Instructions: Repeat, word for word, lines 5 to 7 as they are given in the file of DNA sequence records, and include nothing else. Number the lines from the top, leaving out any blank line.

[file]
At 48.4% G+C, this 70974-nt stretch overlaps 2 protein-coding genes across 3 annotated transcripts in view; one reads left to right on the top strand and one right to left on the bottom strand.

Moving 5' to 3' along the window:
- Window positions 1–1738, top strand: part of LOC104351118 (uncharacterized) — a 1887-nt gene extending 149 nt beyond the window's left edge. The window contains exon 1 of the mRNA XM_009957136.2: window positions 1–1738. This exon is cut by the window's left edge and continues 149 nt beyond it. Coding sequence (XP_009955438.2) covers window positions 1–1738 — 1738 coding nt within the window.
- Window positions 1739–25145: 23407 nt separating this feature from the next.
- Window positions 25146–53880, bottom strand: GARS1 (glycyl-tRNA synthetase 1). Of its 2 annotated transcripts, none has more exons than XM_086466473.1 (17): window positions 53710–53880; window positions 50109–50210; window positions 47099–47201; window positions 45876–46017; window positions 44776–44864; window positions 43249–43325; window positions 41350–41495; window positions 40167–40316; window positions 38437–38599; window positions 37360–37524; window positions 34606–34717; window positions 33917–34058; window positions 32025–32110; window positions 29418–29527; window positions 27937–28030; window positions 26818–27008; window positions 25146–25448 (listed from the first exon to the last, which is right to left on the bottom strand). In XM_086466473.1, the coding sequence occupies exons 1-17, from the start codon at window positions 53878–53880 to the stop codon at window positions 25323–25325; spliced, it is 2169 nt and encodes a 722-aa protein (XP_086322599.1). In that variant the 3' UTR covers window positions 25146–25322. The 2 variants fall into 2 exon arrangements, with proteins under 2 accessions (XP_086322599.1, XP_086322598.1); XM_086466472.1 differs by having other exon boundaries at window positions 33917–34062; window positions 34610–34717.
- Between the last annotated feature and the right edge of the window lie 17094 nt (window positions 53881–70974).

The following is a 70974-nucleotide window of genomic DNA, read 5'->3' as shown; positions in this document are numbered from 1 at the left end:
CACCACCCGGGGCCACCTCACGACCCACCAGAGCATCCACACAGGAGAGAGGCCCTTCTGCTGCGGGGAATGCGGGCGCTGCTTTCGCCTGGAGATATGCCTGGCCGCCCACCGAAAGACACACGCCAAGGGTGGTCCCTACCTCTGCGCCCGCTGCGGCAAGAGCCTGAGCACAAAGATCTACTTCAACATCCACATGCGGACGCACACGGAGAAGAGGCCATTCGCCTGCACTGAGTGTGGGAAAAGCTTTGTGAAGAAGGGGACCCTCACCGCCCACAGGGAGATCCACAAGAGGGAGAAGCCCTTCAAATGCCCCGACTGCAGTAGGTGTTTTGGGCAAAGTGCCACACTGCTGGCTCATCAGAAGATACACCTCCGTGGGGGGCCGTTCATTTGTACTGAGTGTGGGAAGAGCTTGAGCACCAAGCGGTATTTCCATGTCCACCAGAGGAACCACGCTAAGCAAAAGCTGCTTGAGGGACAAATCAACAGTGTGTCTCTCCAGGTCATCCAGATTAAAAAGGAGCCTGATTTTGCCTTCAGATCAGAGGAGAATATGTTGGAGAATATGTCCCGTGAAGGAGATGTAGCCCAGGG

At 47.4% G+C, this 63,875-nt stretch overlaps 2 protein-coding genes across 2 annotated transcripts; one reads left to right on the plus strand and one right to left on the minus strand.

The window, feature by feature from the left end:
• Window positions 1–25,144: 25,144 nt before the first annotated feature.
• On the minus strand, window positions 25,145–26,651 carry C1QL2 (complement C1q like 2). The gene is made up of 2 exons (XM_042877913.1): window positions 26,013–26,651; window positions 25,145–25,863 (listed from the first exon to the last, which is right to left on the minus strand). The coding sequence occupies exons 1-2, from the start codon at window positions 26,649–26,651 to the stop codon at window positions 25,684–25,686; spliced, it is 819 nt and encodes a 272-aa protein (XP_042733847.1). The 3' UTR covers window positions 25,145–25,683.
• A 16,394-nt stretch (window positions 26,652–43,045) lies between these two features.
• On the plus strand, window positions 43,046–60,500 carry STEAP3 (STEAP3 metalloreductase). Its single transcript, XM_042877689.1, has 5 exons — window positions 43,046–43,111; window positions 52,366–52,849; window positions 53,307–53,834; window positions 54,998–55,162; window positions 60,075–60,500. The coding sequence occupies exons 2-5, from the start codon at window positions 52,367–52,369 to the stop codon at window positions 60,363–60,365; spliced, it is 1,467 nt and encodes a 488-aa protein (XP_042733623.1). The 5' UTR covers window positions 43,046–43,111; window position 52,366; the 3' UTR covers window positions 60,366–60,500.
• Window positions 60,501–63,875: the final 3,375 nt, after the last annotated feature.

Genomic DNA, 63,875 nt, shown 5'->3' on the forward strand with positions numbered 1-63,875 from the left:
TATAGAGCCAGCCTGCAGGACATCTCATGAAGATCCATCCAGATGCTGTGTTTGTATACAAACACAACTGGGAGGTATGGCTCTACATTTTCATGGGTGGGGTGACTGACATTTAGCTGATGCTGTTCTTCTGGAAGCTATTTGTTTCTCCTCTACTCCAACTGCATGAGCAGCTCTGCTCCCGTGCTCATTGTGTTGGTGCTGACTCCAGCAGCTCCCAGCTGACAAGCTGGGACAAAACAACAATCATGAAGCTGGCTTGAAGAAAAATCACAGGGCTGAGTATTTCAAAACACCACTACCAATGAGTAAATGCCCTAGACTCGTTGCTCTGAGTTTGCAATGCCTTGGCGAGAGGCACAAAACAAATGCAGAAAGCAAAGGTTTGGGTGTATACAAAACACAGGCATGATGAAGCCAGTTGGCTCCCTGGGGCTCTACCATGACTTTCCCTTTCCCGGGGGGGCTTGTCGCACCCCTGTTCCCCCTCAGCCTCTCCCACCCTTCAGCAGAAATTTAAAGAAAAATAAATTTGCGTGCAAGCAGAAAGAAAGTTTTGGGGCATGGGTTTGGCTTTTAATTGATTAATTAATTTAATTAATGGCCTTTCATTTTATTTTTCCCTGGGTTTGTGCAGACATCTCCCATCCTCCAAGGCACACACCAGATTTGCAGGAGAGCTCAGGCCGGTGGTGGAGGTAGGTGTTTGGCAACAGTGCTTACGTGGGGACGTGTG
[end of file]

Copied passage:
- Window positions 25146–53880, bottom strand: GARS1 (glycyl-tRNA synthetase 1). Of its 2 annotated transcripts, none has more exons than XM_086466473.1 (17): window positions 53710–53880; window positions 50109–50210; window positions 47099–47201; window positions 45876–46017; window positions 44776–44864; window positions 43249–43325; window positions 41350–41495; window positions 40167–40316; window positions 38437–38599; window positions 37360–37524; window positions 34606–34717; window positions 33917–34058; window positions 32025–32110; window positions 29418–29527; window positions 27937–28030; window positions 26818–27008; window positions 25146–25448 (listed from the first exon to the last, which is right to left on the bottom strand). In XM_086466473.1, the coding sequence occupies exons 1-17, from the start codon at window positions 53878–53880 to the stop codon at window positions 25323–25325; spliced, it is 2169 nt and encodes a 722-aa protein (XP_086322599.1). In that variant the 3' UTR covers window positions 25146–25322. The 2 variants fall into 2 exon arrangements, with proteins under 2 accessions (XP_086322599.1, XP_086322598.1); XM_086466472.1 differs by having other exon boundaries at window positions 33917–34062; window positions 34610–34717.
- Between the last annotated feature and the right edge of the window lie 17094 nt (window positions 53881–70974).

The following is a 70974-nucleotide window of genomic DNA, read 5'->3' as shown; positions in this document are numbered from 1 at the left end: